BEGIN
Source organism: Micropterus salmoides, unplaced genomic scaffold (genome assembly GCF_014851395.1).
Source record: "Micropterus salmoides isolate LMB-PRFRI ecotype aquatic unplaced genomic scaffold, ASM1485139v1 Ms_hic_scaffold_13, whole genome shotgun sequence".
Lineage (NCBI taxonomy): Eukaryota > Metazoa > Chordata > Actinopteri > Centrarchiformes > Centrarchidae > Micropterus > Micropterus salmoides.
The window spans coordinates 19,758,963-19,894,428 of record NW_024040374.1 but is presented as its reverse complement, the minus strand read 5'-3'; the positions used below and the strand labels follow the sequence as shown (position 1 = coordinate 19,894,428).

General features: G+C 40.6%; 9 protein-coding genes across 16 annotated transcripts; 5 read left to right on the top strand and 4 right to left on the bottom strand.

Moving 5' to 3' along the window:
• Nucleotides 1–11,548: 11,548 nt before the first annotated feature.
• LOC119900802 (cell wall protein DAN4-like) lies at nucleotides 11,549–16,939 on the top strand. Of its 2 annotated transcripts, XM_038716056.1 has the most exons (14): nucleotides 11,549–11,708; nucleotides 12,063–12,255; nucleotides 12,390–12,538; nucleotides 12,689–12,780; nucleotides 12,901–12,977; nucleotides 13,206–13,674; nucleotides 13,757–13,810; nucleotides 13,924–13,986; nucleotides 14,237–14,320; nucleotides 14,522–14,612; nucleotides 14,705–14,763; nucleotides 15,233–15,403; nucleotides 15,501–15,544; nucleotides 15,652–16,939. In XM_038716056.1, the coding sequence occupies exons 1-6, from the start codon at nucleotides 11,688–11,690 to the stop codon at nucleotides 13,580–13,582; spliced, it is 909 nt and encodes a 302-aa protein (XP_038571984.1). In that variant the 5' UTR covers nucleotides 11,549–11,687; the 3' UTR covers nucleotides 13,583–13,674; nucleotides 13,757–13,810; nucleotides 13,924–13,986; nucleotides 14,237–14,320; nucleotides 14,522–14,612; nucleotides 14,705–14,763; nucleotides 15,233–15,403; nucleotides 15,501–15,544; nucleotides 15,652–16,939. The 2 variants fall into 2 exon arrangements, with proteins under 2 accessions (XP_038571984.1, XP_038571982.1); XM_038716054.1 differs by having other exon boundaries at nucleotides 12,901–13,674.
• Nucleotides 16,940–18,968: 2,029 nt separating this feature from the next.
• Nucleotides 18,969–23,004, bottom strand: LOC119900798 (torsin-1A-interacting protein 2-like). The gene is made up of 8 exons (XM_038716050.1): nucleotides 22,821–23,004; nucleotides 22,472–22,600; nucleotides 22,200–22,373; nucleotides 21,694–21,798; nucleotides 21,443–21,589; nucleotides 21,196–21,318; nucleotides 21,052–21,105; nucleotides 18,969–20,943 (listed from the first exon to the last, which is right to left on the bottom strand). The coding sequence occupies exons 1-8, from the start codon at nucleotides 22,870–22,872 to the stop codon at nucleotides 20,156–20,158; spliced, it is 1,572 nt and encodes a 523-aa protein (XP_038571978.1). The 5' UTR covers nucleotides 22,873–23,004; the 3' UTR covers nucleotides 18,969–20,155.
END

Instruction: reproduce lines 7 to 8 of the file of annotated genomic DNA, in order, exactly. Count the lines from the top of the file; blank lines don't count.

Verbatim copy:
• Nucleotides 1–11,548: 11,548 nt before the first annotated feature.
• LOC119900802 (cell wall protein DAN4-like) lies at nucleotides 11,549–16,939 on the top strand. Of its 2 annotated transcripts, XM_038716056.1 has the most exons (14): nucleotides 11,549–11,708; nucleotides 12,063–12,255; nucleotides 12,390–12,538; nucleotides 12,689–12,780; nucleotides 12,901–12,977; nucleotides 13,206–13,674; nucleotides 13,757–13,810; nucleotides 13,924–13,986; nucleotides 14,237–14,320; nucleotides 14,522–14,612; nucleotides 14,705–14,763; nucleotides 15,233–15,403; nucleotides 15,501–15,544; nucleotides 15,652–16,939. In XM_038716056.1, the coding sequence occupies exons 1-6, from the start codon at nucleotides 11,688–11,690 to the stop codon at nucleotides 13,580–13,582; spliced, it is 909 nt and encodes a 302-aa protein (XP_038571984.1). In that variant the 5' UTR covers nucleotides 11,549–11,687; the 3' UTR covers nucleotides 13,583–13,674; nucleotides 13,757–13,810; nucleotides 13,924–13,986; nucleotides 14,237–14,320; nucleotides 14,522–14,612; nucleotides 14,705–14,763; nucleotides 15,233–15,403; nucleotides 15,501–15,544; nucleotides 15,652–16,939. The 2 variants fall into 2 exon arrangements, with proteins under 2 accessions (XP_038571984.1, XP_038571982.1); XM_038716054.1 differs by having other exon boundaries at nucleotides 12,901–13,674.